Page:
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Ministry says fugitive's repatriation shows determination to fight corruption

By YANG ZEKUN | CHINA DAILY | Updated: 2021-11-16 08:55
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The repatriation from the United States of a corrupt former bank manager has shown the determination and clear position of the Chinese government in fighting corruption, the Foreign Ministry said on Monday.

Three former managers of the Kaiping subbranch of the Bank of China in South China's Guangdong province fled the country in 2001 after embezzling and misappropriating public funds.

Thanks to the joint efforts of China and the US, Xu Guojun, one of the three, was repatriated from the US on Sunday, marking a major achievement in a 20-year effort to track down fugitives and recover stolen assets in the case, said Zhao Lijian, a ministry spokesman.

The two others involved in the case, Yu Zhendong and Xu Chaofan, were repatriated in 2004 and 2018, respectively.

The Chinese government firmly cracks down on corruption crimes, continues to pursue fugitives and recover stolen assets and will never allow any corruption to remain unpunished, Zhao said.

"China calls on the international community to uphold fairness and justice to combat corruption, remove obstacles and refrain from providing a safe haven for corruption-related fugitives and assets under any excuse," Zhao said.

According to the office in charge of fugitive repatriation and asset recovery under the central anti-corruption coordination group, more than 2 billion yuan ($313 million) in funds from the case has been recovered domestically and from abroad.

Since 1993, Xu Chaofan, the principal offender in the case, took advantage of his position as the head of the Kaiping subbranch to conduct foreign exchange transactions in the form of buying and selling on behalf of clients, then embezzled the bank funds.

Together with Yu and Xu Guojun, Xu Chaofan borrowed a large amount of money from the bank and transferred it to a Hong Kong-based company controlled by the three.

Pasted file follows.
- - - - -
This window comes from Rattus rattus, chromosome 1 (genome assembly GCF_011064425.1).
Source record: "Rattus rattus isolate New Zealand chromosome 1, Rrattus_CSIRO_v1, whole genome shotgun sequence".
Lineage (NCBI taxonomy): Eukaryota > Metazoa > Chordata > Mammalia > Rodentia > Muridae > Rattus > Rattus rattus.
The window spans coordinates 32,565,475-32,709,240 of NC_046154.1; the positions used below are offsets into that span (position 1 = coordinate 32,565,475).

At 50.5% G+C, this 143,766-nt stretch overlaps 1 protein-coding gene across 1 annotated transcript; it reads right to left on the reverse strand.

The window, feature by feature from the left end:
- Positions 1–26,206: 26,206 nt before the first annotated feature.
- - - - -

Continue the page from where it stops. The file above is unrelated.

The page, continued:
In 1994, the three got US green cards by arranging marriages and divorces for the purpose of gaining the permits so they could live permanently in the US.

In October 2001, the Guangdong Branch of BOC conducted a business inspection and found that Xu Chaofan had conspired with the other two, embezzling $485 million. The three then fled the country.

In November 2001, Interpol issued an international red notice to track them down. The Ministry of Justice made requests for judicial assistance to the US and Canada.

In 2002, Yu was arrested in Los Angeles on suspicion of obtaining a visa by deception. He was repatriated to China in 2004 and was sentenced to 12 years in prison for corruption and embezzlement in March 2006.

In 2004, Xu Guojun and Xu Chaofan were arrested in the US and sentenced to 22 years and 25 years in prison there in 2009, respectively, for crimes including money laundering and passport and visa fraud.

Xu Chaofan was repatriated to China in July 2018 and was sentenced last month to 13 years in prison for corruption and embezzlement.

According to the National Supervisory Commission, the nation's top anti-corruption watchdog, China has concluded 169 extradition treaties, judicial assistance treaties and asset return and sharing agreements with 81 countries. It has also signed cooperation agreements on financial information exchange with 56 countries and regions, establishing an anti-corruption law enforcement cooperation network covering all continents and key countries.

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